A Day in the Life with Autoimmune Diseases


As I mentioned before, being diagnosed with an autoimmune disease and figuring out exactly what is going on with me has been a long process. Starting with a diagnosis of Lyme disease, then rheumatoid arthritis, then fibromyalgia, and possible lupus. All in all, from reading other blogs, I know things could be much worse, and possibly someday they will be.

For right now, I’m taking it day-by-day. Like most people living with autoimmune diseases and chronic pain, every day is different. Living in New England, the winter seems to be much more difficult on me. At the moment we’re awaiting the return of the “Polar Vortex” and my body is already showing the signs that its arrival has begun. For the past few mornings, I’ve woken up around 5AM with extreme pain in my hands and fingers. It starts as pins and needles, but two to three fingers just completely lock up.

I switch on my heating pad, and go back to sleep. Mornings are just not my friend. My oldest child has to be on the bus at 7:20. He happens to be like his mama: he can’t fall asleep, but loves to sleep late in the morning. Getting him out of bed, fed, teeth brushed, etc. is no easy task, and as much as I’d like to stay in bed, I have no choice but to hobble into his room (two to three times) to get him up.

With three children and three different buses, my morning is super fun getting everybody dressed, fed, and out the door. I’ve given up on looking at my mirror before going to the bus stop. The bus stop is luckily in my driveway, but we have a few other parents and children who wait with us. For the first few days of school, I got up early and threw on some eyeliner before heading outside.

That crap ended quickly, and now I go outside in my pajamas, slippers, and a jacket. I now figure, these are my neighbors. I hear them screaming obscenities at each other from their driveway. With everything I’ve heard, they can overlook my bed head and completely disheveled self. After the last bus arrives I go back inside and get in bed. Depending on what day it is, I go back to sleep for 15 minutes, which I know is stupid; or I go back to bed for an hours or two. Some mornings I teach a Pilates class and while it is the last thing I feel like doing in the morning, I have found that it helps keep my flexibility, and 90% of the time I feel better when I’m done teaching.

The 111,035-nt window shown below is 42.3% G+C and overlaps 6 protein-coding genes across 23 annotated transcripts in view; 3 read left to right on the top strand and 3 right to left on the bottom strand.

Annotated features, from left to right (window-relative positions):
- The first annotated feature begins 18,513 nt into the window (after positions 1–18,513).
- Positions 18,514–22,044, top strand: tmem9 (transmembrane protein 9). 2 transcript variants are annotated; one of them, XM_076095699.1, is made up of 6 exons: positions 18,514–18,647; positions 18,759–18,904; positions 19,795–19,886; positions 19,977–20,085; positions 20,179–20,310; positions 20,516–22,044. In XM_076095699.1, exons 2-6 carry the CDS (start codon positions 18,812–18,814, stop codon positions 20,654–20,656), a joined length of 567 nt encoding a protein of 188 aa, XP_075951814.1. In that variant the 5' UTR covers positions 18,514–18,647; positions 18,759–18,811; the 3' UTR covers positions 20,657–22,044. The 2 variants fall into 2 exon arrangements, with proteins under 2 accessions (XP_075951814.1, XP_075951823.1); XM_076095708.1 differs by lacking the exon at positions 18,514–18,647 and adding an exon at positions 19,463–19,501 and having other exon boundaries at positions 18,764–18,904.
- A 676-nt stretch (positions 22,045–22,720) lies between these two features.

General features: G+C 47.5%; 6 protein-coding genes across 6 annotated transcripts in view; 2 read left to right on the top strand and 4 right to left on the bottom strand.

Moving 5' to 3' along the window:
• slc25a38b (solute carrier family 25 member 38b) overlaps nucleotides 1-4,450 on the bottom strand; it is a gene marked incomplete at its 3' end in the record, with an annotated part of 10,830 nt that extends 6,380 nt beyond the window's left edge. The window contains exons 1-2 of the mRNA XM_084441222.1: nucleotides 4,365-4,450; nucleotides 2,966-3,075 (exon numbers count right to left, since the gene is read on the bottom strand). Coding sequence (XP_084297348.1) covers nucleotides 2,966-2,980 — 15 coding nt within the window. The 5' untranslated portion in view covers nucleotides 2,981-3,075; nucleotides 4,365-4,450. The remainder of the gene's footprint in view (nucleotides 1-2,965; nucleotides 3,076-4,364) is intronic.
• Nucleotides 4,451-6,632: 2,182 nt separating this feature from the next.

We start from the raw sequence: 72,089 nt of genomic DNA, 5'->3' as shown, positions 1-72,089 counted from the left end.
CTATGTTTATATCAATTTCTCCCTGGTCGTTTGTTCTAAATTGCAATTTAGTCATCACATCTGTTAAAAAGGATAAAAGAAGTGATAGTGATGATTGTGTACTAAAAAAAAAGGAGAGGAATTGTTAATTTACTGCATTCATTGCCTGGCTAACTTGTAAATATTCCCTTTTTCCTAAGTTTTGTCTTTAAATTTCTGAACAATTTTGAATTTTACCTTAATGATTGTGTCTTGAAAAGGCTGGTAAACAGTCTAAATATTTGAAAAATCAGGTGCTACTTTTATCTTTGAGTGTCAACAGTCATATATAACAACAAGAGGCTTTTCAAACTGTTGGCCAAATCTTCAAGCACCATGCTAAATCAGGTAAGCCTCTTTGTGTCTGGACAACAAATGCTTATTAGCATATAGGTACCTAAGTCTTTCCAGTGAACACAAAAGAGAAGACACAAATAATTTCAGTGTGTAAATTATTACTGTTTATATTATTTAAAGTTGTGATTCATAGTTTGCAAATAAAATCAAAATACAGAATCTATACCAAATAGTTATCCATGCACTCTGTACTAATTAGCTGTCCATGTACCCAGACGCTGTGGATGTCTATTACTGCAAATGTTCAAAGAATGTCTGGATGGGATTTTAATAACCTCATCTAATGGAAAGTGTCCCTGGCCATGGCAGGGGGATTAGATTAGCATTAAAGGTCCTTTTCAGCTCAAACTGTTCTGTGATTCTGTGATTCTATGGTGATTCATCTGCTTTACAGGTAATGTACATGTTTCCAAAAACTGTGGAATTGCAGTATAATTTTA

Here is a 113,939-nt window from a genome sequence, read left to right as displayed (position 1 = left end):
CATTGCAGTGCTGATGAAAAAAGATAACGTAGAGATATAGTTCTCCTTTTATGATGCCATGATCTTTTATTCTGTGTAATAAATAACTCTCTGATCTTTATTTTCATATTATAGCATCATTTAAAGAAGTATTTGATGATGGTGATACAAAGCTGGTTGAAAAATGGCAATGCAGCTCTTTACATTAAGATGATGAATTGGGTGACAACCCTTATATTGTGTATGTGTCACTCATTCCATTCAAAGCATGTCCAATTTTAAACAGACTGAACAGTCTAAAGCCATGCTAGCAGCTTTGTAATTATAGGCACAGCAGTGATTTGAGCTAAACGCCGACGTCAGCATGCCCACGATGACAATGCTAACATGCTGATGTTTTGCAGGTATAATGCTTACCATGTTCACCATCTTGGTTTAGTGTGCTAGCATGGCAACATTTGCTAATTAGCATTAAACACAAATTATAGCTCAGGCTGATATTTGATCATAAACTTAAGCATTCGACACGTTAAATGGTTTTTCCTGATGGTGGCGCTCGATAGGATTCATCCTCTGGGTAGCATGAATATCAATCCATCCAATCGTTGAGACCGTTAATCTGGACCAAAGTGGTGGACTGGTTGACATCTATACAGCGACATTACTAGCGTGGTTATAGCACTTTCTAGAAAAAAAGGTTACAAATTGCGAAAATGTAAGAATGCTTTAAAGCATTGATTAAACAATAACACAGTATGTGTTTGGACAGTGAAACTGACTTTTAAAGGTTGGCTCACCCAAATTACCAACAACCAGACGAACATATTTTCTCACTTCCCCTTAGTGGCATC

I can’t lie, though. I love the two mornings a week that I can get back in bed, in a quiet house, and not have to worry about carrying for anyone but me. Does that sound selfish? I really do feel bad about it sometimes. I’m sure a lot of people are reading this and thinking I’m lazy, but if you don’t understand what it’s like to be me, than you just don’t get it.

My rheumatologist tells me that a regular sleep cycle is so important for people with fibromyalgia. I have the typical symptoms of muscle tenderness, migraines, and trigger points. He wants me to work on getting a good night’s sleep. The more I focus, though, the less I actually sleep. I’m back trying melatonin, and it, along with a xanax, helps me relax enough to fall asleep.

I just think people don’t get how difficult it is to have a normal life while dealing with autoimmune issues. I am lucky enough to work from home. If I wanted to, I could work from my bed all day — and some days I do! I go into an office one morning per week for a few hours. I don’t see how I can go back to working a full-time, in-office position. For those of you who do, I give you an enormous amount of credit.

While everyday is different, this cold weather brings on many daily issues. My legs hurt really bad, my right hip is just stuck in one position, and then there are my hands.  Some days the morning stiffness works it’s way out. Others not so much.

I feel tremendous guilt when my kids see me lying down a lot. Today my daughter told me her day was boring because I wasn’t playing enough. I had cleaning to do…not fun. And then I needed to rest…also not fun. The guilt got to me by this evening and I spent the last few hours playing board games with my kids. I may not be the mom who can always go out sledding, but I need to make more time for the little fun things.

Each night I take a muscle relaxer, which has really helped decrease my migraines. I was kind of expecting to feel all relaxed with it, but not so much. Overall, I think it helps, but I don’t notice anything much when I take it. I also take an anti-anxiety medicine. My doctor has talked to me about switching to Cymbalta or Lyrica, because those medicines can help a lot with chronic pain. I’d love to hear from people who have used either of these drugs. The last thing I need is to gain more weight, but if it truly helps the pain, it’s something I have to consider.